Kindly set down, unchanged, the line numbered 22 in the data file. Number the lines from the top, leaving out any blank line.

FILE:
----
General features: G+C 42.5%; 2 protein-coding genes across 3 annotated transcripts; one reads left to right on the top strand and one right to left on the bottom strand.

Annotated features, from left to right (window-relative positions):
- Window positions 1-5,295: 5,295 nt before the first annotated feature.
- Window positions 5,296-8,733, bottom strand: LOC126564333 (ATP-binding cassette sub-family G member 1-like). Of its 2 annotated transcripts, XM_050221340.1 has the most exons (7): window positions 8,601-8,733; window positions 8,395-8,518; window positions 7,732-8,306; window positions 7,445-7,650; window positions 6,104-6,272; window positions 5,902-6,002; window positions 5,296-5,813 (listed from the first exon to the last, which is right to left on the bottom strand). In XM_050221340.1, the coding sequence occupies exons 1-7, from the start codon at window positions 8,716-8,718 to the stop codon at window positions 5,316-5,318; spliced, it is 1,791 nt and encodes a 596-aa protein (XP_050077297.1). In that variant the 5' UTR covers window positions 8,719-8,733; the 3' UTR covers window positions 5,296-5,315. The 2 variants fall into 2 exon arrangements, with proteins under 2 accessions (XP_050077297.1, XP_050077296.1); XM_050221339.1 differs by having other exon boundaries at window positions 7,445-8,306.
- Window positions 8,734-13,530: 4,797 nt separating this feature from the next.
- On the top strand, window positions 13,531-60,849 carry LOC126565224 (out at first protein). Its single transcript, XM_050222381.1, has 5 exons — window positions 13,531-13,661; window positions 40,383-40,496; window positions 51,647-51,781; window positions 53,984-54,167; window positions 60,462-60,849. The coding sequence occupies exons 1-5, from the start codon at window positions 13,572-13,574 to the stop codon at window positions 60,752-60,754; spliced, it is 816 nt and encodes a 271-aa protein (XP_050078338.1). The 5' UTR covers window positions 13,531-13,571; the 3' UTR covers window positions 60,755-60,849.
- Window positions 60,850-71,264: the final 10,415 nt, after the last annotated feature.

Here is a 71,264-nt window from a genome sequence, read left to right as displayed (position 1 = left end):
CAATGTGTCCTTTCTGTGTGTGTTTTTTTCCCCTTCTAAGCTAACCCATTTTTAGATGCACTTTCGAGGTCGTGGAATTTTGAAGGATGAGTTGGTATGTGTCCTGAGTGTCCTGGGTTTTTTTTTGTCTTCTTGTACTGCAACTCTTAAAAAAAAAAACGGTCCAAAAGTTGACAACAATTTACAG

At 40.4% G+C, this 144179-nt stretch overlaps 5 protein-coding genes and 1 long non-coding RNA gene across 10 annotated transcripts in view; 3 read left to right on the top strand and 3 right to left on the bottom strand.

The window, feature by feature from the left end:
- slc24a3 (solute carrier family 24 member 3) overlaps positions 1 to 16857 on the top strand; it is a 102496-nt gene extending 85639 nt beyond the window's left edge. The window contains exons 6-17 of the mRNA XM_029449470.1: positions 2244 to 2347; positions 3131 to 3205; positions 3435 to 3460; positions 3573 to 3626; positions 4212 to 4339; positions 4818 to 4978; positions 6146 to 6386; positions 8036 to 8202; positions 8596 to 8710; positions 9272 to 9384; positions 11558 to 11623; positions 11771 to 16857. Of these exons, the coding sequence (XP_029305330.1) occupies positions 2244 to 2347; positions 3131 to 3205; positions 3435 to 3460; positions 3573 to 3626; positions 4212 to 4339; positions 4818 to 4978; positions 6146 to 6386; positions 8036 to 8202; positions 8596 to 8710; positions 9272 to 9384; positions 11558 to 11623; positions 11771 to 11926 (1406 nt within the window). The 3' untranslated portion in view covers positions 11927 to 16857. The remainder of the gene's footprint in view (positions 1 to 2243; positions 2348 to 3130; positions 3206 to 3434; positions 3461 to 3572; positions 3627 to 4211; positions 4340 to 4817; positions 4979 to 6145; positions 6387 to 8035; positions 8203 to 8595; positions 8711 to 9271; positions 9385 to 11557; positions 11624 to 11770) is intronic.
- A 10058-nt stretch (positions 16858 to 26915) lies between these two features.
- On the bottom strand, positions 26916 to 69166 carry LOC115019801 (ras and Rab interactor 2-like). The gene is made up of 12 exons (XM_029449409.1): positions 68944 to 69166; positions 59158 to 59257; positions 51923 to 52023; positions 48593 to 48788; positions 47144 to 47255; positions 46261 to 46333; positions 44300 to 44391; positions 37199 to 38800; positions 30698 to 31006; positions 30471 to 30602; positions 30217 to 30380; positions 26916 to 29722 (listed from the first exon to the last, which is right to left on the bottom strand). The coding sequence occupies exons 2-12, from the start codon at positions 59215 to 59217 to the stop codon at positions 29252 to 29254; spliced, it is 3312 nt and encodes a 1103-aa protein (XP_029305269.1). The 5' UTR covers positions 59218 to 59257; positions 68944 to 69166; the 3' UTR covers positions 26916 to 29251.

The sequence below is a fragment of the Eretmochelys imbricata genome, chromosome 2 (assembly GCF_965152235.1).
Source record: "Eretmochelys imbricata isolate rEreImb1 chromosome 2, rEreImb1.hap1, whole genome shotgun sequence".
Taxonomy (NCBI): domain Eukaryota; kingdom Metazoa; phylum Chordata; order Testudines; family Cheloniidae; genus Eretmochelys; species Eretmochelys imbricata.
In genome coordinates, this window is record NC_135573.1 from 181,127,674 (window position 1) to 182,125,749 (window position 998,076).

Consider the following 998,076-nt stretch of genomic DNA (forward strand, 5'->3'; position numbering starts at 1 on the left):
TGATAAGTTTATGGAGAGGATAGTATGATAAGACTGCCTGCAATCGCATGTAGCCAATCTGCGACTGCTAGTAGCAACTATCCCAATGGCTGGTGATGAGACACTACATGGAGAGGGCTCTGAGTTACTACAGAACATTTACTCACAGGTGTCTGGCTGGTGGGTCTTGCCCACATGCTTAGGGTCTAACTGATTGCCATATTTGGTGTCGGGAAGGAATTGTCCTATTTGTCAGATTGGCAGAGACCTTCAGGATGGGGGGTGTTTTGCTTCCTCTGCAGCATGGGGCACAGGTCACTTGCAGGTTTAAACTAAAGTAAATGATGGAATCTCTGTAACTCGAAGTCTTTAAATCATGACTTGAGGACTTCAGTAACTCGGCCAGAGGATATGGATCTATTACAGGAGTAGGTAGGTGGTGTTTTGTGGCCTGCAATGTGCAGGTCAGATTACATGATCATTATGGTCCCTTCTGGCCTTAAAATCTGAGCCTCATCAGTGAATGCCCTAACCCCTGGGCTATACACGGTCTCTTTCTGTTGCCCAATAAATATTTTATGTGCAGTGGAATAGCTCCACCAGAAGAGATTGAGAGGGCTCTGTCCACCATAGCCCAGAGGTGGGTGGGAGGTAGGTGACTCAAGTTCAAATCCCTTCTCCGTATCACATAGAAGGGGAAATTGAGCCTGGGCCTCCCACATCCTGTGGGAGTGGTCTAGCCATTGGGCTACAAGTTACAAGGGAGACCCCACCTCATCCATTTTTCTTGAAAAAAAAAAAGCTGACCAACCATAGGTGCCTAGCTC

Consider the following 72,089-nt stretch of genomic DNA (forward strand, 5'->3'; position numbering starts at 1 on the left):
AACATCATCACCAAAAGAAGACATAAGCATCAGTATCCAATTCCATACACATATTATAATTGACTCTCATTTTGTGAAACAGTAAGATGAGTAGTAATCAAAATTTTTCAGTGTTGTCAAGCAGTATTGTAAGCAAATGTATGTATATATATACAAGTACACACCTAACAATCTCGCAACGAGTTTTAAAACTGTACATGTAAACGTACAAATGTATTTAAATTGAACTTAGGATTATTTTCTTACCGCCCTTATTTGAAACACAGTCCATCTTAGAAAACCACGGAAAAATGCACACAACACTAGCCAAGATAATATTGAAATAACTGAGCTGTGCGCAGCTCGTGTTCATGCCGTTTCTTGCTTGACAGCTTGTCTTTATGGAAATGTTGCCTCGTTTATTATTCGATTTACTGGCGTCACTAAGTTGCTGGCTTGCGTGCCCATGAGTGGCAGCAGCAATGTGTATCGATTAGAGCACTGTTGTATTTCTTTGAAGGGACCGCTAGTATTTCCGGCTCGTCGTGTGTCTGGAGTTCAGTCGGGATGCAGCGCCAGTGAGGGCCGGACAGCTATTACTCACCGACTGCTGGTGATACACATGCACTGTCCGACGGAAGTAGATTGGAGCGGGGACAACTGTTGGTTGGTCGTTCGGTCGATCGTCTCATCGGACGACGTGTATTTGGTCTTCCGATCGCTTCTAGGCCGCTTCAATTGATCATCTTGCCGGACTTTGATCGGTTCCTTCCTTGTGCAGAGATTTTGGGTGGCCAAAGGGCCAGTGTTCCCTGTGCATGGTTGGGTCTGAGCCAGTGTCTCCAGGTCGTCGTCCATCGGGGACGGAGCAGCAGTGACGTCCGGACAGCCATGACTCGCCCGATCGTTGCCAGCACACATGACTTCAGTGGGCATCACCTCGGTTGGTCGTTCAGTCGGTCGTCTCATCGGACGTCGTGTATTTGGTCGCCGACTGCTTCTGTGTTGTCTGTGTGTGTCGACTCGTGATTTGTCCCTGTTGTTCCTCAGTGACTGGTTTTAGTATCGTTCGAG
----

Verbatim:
AACATCATCACCAAAAGAAGACATAAGCATCAGTATCCAATTCCATACACATATTATAATTGACTCTCATTTTGTGAAACAGTAAGATGAGTAGTAATCAAAATTTTTCAGTGTTGTCAAGCAGTATTGTAAGCAAATGTATGTATATATATACAAGTACACACCTAACAATCTCGCAACGAGTTTTAAAACTGTACATGTAAACGTACAAATGTATTTAAATTGAACTTAGGATTATTTTCTTACCGCCCTTATTTGAAACACAGTCCATCTTAGAAAACCACGGAAAAATGCACACAACACTAGCCAAGATAATATTGAAATAACTGAGCTGTGCGCAGCTCGTGTTCATGCCGTTTCTTGCTTGACAGCTTGTCTTTATGGAAATGTTGCCTCGTTTATTATTCGATTTACTGGCGTCACTAAGTTGCTGGCTTGCGTGCCCATGAGTGGCAGCAGCAATGTGTATCGATTAGAGCACTGTTGTATTTCTTTGAAGGGACCGCTAGTATTTCCGGCTCGTCGTGTGTCTGGAGTTCAGTCGGGATGCAGCGCCAGTGAGGGCCGGACAGCTATTACTCACCGACTGCTGGTGATACACATGCACTGTCCGACGGAAGTAGATTGGAGCGGGGACAACTGTTGGTTGGTCGTTCGGTCGATCGTCTCATCGGACGACGTGTATTTGGTCTTCCGATCGCTTCTAGGCCGCTTCAATTGATCATCTTGCCGGACTTTGATCGGTTCCTTCCTTGTGCAGAGATTTTGGGTGGCCAAAGGGCCAGTGTTCCCTGTGCATGGTTGGGTCTGAGCCAGTGTCTCCAGGTCGTCGTCCATCGGGGACGGAGCAGCAGTGACGTCCGGACAGCCATGACTCGCCCGATCGTTGCCAGCACACATGACTTCAGTGGGCATCACCTCGGTTGGTCGTTCAGTCGGTCGTCTCATCGGACGTCGTGTATTTGGTCGCCGACTGCTTCTGTGTTGTCTGTGTGTGTCGACTCGTGATTTGTCCCTGTTGTTCCTCAGTGACTGGTTTTAGTATCGTTCGAG